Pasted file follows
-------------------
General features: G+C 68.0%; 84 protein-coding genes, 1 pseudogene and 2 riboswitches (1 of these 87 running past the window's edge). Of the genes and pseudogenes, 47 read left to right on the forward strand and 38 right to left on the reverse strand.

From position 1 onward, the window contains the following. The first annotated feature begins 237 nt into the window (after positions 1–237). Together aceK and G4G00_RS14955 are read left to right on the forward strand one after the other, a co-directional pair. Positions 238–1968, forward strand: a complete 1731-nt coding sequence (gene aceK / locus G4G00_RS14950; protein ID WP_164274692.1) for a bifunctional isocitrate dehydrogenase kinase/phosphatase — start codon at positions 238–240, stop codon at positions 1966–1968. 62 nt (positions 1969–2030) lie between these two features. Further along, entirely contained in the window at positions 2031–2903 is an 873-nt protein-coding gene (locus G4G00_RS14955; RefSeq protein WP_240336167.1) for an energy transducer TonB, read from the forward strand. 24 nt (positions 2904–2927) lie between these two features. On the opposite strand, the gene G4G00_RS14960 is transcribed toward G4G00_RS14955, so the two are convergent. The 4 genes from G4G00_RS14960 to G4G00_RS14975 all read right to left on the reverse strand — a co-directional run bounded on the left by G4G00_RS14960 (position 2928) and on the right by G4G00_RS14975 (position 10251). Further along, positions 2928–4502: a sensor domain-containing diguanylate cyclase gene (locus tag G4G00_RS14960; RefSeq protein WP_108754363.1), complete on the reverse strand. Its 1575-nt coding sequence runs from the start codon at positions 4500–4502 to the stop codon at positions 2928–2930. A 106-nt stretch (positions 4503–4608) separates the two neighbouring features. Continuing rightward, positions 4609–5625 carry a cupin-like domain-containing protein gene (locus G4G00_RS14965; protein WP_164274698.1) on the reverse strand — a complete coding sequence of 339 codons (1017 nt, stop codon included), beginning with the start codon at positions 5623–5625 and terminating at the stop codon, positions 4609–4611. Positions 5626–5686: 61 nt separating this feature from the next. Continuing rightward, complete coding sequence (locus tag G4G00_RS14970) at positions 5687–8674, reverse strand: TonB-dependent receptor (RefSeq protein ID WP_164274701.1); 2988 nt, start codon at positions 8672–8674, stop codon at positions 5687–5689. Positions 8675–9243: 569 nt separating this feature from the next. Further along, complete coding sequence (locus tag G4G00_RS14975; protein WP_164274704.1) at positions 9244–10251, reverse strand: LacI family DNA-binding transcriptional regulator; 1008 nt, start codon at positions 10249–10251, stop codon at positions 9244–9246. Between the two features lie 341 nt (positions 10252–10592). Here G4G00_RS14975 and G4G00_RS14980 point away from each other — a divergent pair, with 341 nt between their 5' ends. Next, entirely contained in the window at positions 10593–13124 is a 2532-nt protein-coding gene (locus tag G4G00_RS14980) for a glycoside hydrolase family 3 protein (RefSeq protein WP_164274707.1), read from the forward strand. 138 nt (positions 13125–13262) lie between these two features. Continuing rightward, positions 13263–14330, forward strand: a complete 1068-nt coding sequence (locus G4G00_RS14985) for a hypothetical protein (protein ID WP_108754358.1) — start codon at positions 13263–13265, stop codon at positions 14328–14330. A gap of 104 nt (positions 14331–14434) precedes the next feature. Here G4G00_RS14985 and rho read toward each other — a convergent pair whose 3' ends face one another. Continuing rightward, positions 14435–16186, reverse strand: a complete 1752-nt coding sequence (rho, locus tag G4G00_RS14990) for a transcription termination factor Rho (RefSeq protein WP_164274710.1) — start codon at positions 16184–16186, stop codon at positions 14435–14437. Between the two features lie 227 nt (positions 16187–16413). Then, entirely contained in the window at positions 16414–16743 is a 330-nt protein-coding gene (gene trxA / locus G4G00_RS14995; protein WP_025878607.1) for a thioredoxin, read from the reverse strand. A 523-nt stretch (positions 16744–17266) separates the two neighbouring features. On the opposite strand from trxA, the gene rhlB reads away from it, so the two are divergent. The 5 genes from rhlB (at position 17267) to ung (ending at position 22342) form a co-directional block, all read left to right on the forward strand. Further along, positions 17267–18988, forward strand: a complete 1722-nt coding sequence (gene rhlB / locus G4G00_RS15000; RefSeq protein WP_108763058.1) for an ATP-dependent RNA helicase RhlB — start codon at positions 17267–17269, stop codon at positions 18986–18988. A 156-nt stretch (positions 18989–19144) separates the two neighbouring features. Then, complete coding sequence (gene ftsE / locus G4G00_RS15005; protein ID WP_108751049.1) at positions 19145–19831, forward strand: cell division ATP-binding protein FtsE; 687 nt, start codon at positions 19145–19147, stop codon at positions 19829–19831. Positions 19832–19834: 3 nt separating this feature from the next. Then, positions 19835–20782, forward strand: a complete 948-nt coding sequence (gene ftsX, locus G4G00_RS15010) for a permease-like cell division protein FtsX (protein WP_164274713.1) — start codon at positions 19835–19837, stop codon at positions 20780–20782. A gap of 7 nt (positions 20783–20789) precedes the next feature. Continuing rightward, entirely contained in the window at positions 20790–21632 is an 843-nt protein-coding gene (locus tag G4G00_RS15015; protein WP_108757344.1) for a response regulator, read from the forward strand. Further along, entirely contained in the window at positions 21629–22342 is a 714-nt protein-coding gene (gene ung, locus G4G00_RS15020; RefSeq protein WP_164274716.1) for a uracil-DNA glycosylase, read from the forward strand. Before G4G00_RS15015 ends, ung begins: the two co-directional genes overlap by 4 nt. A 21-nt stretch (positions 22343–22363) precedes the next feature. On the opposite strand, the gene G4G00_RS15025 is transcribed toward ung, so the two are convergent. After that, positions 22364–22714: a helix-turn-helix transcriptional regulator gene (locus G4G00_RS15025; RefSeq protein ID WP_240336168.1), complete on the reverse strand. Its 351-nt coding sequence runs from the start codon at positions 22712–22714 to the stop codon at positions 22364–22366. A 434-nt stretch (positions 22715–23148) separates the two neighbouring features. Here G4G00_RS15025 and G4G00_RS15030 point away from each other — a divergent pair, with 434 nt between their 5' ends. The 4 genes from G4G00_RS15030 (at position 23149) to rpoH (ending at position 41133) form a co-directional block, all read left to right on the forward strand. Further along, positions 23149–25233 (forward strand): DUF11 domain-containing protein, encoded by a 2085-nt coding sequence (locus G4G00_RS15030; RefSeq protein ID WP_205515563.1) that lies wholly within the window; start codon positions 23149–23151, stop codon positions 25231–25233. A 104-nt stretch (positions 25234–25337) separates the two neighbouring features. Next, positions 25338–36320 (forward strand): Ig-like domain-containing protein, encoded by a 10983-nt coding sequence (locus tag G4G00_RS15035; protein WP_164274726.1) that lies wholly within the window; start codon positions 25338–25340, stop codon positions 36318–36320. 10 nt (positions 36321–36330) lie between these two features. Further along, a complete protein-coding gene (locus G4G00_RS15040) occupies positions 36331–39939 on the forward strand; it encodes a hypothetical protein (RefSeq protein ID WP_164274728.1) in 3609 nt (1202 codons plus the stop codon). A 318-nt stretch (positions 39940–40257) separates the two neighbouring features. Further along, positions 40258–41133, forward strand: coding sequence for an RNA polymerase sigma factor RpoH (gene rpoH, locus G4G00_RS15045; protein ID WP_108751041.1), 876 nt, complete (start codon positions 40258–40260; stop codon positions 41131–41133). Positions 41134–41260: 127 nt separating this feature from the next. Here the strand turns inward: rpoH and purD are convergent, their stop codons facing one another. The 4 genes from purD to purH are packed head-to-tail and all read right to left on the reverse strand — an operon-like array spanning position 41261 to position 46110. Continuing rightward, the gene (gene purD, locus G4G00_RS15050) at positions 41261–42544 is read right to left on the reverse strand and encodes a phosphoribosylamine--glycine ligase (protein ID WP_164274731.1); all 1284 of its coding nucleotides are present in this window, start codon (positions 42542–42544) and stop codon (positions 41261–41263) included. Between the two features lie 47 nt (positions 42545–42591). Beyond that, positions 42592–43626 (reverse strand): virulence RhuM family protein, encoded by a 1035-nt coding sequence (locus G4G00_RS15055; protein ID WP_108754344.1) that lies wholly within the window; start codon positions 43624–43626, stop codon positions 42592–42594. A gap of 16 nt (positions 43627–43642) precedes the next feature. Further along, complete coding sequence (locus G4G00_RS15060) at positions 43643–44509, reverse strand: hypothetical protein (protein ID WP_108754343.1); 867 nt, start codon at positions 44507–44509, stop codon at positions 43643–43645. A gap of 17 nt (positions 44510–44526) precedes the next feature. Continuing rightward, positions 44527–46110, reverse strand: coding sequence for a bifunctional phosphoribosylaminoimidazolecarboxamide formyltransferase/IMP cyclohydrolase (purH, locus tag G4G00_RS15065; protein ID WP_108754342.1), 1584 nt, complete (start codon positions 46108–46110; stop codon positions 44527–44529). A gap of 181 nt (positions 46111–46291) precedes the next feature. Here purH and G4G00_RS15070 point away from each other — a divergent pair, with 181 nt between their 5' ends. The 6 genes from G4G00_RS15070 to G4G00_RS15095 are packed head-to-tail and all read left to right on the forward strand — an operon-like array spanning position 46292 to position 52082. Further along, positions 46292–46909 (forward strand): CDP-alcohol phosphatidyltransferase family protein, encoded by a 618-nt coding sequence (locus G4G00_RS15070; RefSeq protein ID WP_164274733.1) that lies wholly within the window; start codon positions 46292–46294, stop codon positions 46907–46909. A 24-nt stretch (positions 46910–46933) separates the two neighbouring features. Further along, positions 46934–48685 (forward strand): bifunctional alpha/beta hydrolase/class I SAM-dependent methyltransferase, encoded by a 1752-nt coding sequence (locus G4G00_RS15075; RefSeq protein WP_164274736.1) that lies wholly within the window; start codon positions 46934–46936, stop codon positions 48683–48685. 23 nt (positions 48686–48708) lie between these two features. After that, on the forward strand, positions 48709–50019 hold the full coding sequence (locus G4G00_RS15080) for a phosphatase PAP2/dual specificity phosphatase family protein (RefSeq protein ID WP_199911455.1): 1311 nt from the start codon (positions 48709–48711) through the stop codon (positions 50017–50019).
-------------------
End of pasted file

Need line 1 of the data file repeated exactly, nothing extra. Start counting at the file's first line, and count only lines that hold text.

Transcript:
General features: G+C 68.0%; 84 protein-coding genes, 1 pseudogene and 2 riboswitches (1 of these 87 running past the window's edge). Of the genes and pseudogenes, 47 read left to right on the forward strand and 38 right to left on the reverse strand.